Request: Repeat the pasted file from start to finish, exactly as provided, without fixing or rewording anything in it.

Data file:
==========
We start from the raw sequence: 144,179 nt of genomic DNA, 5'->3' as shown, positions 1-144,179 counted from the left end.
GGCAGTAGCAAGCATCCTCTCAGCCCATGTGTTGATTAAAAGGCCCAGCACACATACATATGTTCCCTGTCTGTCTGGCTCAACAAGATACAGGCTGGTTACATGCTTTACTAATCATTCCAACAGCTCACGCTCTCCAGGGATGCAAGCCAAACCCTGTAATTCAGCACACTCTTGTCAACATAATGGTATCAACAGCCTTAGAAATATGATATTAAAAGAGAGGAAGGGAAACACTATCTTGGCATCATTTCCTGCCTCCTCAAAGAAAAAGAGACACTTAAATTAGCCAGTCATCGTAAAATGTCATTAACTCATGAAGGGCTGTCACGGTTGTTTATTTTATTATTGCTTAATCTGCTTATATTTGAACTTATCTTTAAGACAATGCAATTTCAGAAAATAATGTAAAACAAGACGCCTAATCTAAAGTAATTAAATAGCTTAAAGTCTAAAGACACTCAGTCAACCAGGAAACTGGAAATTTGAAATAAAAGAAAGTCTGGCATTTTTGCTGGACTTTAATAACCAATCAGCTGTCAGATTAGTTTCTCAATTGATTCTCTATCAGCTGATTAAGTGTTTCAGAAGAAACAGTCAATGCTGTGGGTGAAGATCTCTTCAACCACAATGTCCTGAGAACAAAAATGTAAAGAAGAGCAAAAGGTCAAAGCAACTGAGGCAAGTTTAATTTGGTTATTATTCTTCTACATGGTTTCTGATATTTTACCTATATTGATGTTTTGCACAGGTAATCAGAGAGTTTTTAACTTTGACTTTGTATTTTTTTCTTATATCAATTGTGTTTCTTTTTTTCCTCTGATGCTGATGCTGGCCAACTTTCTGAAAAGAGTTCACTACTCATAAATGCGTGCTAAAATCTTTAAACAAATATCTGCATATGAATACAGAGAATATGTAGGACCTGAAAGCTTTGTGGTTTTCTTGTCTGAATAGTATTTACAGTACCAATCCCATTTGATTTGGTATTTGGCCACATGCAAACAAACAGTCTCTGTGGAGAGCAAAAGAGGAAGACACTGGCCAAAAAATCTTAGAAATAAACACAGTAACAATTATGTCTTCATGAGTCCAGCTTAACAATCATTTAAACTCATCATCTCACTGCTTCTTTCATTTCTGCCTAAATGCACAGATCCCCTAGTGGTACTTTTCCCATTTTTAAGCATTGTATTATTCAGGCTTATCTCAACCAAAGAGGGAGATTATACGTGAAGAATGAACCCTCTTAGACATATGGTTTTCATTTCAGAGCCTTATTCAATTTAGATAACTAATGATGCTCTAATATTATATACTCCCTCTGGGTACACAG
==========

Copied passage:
We start from the raw sequence: 144,179 nt of genomic DNA, 5'->3' as shown, positions 1-144,179 counted from the left end.
GGCAGTAGCAAGCATCCTCTCAGCCCATGTGTTGATTAAAAGGCCCAGCACACATACATATGTTCCCTGTCTGTCTGGCTCAACAAGATACAGGCTGGTTACATGCTTTACTAATCATTCCAACAGCTCACGCTCTCCAGGGATGCAAGCCAAACCCTGTAATTCAGCACACTCTTGTCAACATAATGGTATCAACAGCCTTAGAAATATGATATTAAAAGAGAGGAAGGGAAACACTATCTTGGCATCATTTCCTGCCTCCTCAAAGAAAAAGAGACACTTAAATTAGCCAGTCATCGTAAAATGTCATTAACTCATGAAGGGCTGTCACGGTTGTTTATTTTATTATTGCTTAATCTGCTTATATTTGAACTTATCTTTAAGACAATGCAATTTCAGAAAATAATGTAAAACAAGACGCCTAATCTAAAGTAATTAAATAGCTTAAAGTCTAAAGACACTCAGTCAACCAGGAAACTGGAAATTTGAAATAAAAGAAAGTCTGGCATTTTTGCTGGACTTTAATAACCAATCAGCTGTCAGATTAGTTTCTCAATTGATTCTCTATCAGCTGATTAAGTGTTTCAGAAGAAACAGTCAATGCTGTGGGTGAAGATCTCTTCAACCACAATGTCCTGAGAACAAAAATGTAAAGAAGAGCAAAAGGTCAAAGCAACTGAGGCAAGTTTAATTTGGTTATTATTCTTCTACATGGTTTCTGATATTTTACCTATATTGATGTTTTGCACAGGTAATCAGAGAGTTTTTAACTTTGACTTTGTATTTTTTTCTTATATCAATTGTGTTTCTTTTTTTCCTCTGATGCTGATGCTGGCCAACTTTCTGAAAAGAGTTCACTACTCATAAATGCGTGCTAAAATCTTTAAACAAATATCTGCATATGAATACAGAGAATATGTAGGACCTGAAAGCTTTGTGGTTTTCTTGTCTGAATAGTATTTACAGTACCAATCCCATTTGATTTGGTATTTGGCCACATGCAAACAAACAGTCTCTGTGGAGAGCAAAAGAGGAAGACACTGGCCAAAAAATCTTAGAAATAAACACAGTAACAATTATGTCTTCATGAGTCCAGCTTAACAATCATTTAAACTCATCATCTCACTGCTTCTTTCATTTCTGCCTAAATGCACAGATCCCCTAGTGGTACTTTTCCCATTTTTAAGCATTGTATTATTCAGGCTTATCTCAACCAAAGAGGGAGATTATACGTGAAGAATGAACCCTCTTAGACATATGGTTTTCATTTCAGAGCCTTATTCAATTTAGATAACTAATGATGCTCTAATATTATATACTCCCTCTGGGTACACAG